The Demand Index combines price and volume in such a way that it is often a leading indicator of price change. The Demand Index was developed by James Sibbet.
Mr. Sibbet defined six "rules" for the Demand Index:
A divergence between the Demand Index and prices suggests an approaching weakness in price.
Prices often rally to new highs following an extreme peak in the Demand Index (the Index is performing as a leading indicator).
Higher prices with a lower Demand Index peak usually coincides with an important top (the Index is performing as a coincidental indicator).
The Demand Index penetrating the level of zero indicates a change in trend (the Index is performing as a lagging indicator).
When the Demand Index stays near the level of zero for any length of time, it usually indicates a weak price movement that will not last long.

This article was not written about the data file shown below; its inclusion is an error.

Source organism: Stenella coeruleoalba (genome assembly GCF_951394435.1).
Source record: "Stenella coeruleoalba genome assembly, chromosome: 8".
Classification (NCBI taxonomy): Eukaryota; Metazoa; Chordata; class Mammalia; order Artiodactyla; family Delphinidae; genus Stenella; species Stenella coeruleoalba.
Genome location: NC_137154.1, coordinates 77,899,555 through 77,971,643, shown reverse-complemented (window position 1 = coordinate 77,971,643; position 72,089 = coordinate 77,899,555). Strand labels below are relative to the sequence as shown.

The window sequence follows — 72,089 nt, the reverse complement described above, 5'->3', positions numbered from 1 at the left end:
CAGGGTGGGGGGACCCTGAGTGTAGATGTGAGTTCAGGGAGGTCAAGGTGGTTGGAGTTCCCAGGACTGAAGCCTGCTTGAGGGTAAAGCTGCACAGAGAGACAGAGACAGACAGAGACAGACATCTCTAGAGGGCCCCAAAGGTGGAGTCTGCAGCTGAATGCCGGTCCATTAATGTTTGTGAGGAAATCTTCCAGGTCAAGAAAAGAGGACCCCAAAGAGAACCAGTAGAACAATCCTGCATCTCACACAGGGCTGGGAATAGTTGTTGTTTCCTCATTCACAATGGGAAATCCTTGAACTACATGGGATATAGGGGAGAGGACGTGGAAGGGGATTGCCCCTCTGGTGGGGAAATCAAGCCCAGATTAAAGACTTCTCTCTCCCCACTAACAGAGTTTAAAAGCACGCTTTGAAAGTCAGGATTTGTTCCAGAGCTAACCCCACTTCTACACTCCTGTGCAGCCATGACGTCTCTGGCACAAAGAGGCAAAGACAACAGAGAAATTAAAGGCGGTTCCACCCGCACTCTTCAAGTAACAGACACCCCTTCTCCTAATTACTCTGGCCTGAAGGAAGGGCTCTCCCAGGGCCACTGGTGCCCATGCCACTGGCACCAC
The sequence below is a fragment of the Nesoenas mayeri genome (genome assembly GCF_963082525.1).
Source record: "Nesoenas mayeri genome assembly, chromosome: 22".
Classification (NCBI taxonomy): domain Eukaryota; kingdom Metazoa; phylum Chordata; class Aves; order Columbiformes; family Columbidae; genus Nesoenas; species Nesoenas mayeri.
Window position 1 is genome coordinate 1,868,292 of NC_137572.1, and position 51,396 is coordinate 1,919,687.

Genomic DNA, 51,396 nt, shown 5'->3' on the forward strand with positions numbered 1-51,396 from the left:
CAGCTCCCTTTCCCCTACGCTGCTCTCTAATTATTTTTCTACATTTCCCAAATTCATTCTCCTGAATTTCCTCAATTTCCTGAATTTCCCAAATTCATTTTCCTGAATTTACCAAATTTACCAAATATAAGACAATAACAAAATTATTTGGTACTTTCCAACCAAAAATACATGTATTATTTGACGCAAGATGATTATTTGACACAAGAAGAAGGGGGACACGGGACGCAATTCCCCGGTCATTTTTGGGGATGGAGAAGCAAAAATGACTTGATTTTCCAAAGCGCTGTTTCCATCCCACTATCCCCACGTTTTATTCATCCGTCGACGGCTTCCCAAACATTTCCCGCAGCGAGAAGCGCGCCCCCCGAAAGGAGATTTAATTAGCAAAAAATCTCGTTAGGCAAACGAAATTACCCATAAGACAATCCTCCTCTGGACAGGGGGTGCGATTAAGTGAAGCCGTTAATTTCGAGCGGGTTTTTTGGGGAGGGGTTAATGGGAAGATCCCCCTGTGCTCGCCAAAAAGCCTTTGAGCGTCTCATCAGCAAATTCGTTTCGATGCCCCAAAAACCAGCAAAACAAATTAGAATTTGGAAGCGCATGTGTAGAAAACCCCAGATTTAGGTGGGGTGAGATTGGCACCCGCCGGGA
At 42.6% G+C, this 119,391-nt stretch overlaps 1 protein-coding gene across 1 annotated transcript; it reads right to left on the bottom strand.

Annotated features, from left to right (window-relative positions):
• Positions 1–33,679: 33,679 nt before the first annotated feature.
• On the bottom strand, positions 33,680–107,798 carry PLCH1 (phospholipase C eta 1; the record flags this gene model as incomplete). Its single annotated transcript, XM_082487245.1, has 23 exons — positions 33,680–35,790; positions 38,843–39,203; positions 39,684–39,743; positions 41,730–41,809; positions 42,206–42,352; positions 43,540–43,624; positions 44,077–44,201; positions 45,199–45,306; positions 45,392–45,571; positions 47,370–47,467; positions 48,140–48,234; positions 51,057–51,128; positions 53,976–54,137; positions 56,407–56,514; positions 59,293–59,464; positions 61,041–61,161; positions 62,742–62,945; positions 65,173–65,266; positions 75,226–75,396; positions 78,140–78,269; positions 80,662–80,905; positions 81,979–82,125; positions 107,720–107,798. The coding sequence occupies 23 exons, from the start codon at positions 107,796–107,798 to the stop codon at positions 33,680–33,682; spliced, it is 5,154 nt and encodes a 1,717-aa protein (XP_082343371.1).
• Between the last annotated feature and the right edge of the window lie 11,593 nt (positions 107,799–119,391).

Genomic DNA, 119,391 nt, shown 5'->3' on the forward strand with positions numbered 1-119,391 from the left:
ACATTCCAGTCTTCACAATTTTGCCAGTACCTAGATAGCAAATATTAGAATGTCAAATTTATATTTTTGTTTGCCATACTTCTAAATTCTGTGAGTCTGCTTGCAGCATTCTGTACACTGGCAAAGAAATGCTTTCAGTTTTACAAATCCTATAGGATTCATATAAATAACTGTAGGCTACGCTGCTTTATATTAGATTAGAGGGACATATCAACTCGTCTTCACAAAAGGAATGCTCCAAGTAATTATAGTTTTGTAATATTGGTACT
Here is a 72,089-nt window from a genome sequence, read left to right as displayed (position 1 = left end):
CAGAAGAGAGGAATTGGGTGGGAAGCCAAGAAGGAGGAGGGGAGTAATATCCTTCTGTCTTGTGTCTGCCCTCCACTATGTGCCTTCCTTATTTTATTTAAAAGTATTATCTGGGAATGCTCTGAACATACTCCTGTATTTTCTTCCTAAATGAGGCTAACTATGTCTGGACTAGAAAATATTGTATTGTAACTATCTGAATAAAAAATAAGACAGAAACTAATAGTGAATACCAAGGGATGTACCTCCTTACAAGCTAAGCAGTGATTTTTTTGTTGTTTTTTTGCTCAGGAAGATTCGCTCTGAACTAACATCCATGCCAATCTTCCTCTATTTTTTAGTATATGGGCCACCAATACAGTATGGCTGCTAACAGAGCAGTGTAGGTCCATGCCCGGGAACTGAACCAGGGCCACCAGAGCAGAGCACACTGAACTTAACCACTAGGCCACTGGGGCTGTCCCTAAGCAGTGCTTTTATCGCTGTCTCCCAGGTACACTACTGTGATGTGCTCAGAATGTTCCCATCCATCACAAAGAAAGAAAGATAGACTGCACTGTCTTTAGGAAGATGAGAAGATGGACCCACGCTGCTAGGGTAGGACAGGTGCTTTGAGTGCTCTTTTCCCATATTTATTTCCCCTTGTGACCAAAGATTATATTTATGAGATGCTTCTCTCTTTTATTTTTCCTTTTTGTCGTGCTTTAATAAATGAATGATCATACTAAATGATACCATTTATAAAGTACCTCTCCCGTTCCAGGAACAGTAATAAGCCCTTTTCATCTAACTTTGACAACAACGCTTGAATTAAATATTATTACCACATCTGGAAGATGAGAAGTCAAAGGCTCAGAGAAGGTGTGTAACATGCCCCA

A large long-term divergence between prices and the Demand Index indicates a major top or bottom.
The following chart shows Procter & Gamble and the Demand Index. A long-term bearish divergence occurred in 1992 as prices rose while the Demand Index fell. According to Sibbet, this indicates a major top.
The Demand Index calculations are too complex for this book (they require 21-columns of data).
Sibbet's original Index plotted the indicator on a scale labeled +0 at the top, 1 in the middle, and -0 at the bottom. Most computer software makes a minor modification to the indicator so it can be scaled on a normal scale.